The Japanese-based automaker needs the extra workers to help with a previously announced expansion and keep up with increased demand, said Mark Morrison, spokesman for the Honda Lincoln plant. The hiring is part of $115 million the company will invest in the plant to increase production. The company projects production capacity at the Lincoln plant in 2013 will be 340,000 vehicles, an increase of 40,000 automobiles from current operations.
Morrison said boosts in vehicle sales plus the planned manufacture of the Acura MDX luxury SUV at the plant next year triggered the need for more workers and increased production. The plant will ramp up its production schedule in January.
"At Honda, we've seen our sales improve, especially an increase in the products we make in Alabama,” Morrison said. “As we prepare to add production next year of the Acura MDX into our operations, it is critical that we can meet the increase in customer demand with speed and overall flexibility”.
Honda officials previously announced the hiring of about 250 people as part of expansion efforts for the Acura MDX. The company also announced that $275 million will be invested in the expansion project.
The Lincoln plant currently employees about 4,000 people and is the sole North American producer of the Odyssey minivan, the Ridgeline pickup truck and the Pilot SUV.
The production changes plant administrators will implement in January include lengthening the workdays for employees. Employees will still have a 40-hour work week. However, instead of working eight hours a day, five days a week, employees will work 10 hours a day, four days a week. Morrison said the new work schedule will make production more flexible.
“We have to have the flexibility to more efficiently meet the needs of our customers,” he said.
Honda’s sales have improved significantly in recent months compared to those last year. According to the company’s numbers, American Honda Motor Company’s national sales increased 48 percent in June compared to the same month last year. May Honda automobile sales increased 47.6 percent compared to the same month last year.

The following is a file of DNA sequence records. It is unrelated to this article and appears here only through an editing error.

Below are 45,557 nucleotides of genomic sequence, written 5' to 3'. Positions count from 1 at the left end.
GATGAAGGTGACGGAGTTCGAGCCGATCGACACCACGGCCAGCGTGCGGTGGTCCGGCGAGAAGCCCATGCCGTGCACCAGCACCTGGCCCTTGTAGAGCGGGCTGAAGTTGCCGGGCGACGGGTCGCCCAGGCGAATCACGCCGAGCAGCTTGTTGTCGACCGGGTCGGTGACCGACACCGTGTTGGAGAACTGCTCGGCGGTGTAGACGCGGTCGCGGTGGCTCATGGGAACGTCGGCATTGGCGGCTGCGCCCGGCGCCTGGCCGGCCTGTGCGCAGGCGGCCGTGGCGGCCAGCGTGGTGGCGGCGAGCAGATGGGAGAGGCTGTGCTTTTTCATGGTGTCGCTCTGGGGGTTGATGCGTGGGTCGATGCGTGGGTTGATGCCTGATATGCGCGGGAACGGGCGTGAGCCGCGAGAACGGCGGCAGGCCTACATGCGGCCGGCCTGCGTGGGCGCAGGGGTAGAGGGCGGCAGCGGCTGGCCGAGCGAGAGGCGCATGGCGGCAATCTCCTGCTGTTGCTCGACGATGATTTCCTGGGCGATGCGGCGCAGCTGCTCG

"With robust inventories and great customer demand, it feels good to be back in the race," John Mendel, American Honda executive vice president of sales, said in a press release.
Dennis Virag, auto industry analyst with the Automotive Consulting Group, said Honda’s high sales are part of the overall improvement in the auto industry in the past year. The industry is still recovering after it tanked in 2008 when the recession hit.
“The industry in total is doing fairly well,” Virag said.
However, Honda’s improvement can also be contributed to the company making up for lost sales from last year, Virag said.
“Honda is playing catch up,” Virag sai. “You have to remember that both Honda and Toyota were hit severely last year by the tsunami.”
Honda’s sales dipped across the board last year due to an interruption in supply lines from a tsunami and earthquake that struck Japan in April 2011. While there were no layoffs, Honda decreased workloads for several months last year at its North American plants, including the Lincoln facility.
Staff writer Patrick McCreless: 256-235-3561. On Twitter @PMcCreless_Star